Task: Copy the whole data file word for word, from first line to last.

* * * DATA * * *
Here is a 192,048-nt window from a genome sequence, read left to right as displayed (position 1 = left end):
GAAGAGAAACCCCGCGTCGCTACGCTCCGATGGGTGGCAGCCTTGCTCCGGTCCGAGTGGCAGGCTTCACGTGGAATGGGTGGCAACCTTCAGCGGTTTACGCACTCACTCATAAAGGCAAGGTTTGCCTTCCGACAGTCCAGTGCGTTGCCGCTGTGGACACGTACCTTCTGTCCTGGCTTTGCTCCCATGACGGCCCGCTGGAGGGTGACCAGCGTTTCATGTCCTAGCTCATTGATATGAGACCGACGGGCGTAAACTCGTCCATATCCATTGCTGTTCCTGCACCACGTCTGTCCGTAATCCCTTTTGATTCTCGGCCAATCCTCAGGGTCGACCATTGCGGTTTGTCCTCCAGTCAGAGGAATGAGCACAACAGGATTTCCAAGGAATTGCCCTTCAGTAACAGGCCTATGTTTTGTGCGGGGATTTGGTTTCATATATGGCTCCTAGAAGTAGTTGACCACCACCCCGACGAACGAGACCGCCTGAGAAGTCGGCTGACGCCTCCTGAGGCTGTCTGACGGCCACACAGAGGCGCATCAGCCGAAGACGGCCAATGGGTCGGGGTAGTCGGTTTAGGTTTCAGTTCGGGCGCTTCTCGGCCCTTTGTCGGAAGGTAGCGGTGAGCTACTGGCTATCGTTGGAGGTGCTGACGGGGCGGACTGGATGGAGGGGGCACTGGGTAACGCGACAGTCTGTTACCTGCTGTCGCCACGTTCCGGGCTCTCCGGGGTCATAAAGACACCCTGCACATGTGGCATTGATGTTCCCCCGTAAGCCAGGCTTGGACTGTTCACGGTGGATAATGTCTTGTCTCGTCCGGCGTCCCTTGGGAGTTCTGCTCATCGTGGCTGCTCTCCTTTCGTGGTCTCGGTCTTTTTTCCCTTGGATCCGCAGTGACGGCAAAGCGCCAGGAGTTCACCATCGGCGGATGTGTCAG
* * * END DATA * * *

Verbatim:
Here is a 192,048-nt window from a genome sequence, read left to right as displayed (position 1 = left end):
GAAGAGAAACCCCGCGTCGCTACGCTCCGATGGGTGGCAGCCTTGCTCCGGTCCGAGTGGCAGGCTTCACGTGGAATGGGTGGCAACCTTCAGCGGTTTACGCACTCACTCATAAAGGCAAGGTTTGCCTTCCGACAGTCCAGTGCGTTGCCGCTGTGGACACGTACCTTCTGTCCTGGCTTTGCTCCCATGACGGCCCGCTGGAGGGTGACCAGCGTTTCATGTCCTAGCTCATTGATATGAGACCGACGGGCGTAAACTCGTCCATATCCATTGCTGTTCCTGCACCACGTCTGTCCGTAATCCCTTTTGATTCTCGGCCAATCCTCAGGGTCGACCATTGCGGTTTGTCCTCCAGTCAGAGGAATGAGCACAACAGGATTTCCAAGGAATTGCCCTTCAGTAACAGGCCTATGTTTTGTGCGGGGATTTGGTTTCATATATGGCTCCTAGAAGTAGTTGACCACCACCCCGACGAACGAGACCGCCTGAGAAGTCGGCTGACGCCTCCTGAGGCTGTCTGACGGCCACACAGAGGCGCATCAGCCGAAGACGGCCAATGGGTCGGGGTAGTCGGTTTAGGTTTCAGTTCGGGCGCTTCTCGGCCCTTTGTCGGAAGGTAGCGGTGAGCTACTGGCTATCGTTGGAGGTGCTGACGGGGCGGACTGGATGGAGGGGGCACTGGGTAACGCGACAGTCTGTTACCTGCTGTCGCCACGTTCCGGGCTCTCCGGGGTCATAAAGACACCCTGCACATGTGGCATTGATGTTCCCCCGTAAGCCAGGCTTGGACTGTTCACGGTGGATAATGTCTTGTCTCGTCCGGCGTCCCTTGGGAGTTCTGCTCATCGTGGCTGCTCTCCTTTCGTGGTCTCGGTCTTTTTTCCCTTGGATCCGCAGTGACGGCAAAGCGCCAGGAGTTCACCATCGGCGGATGTGTCAG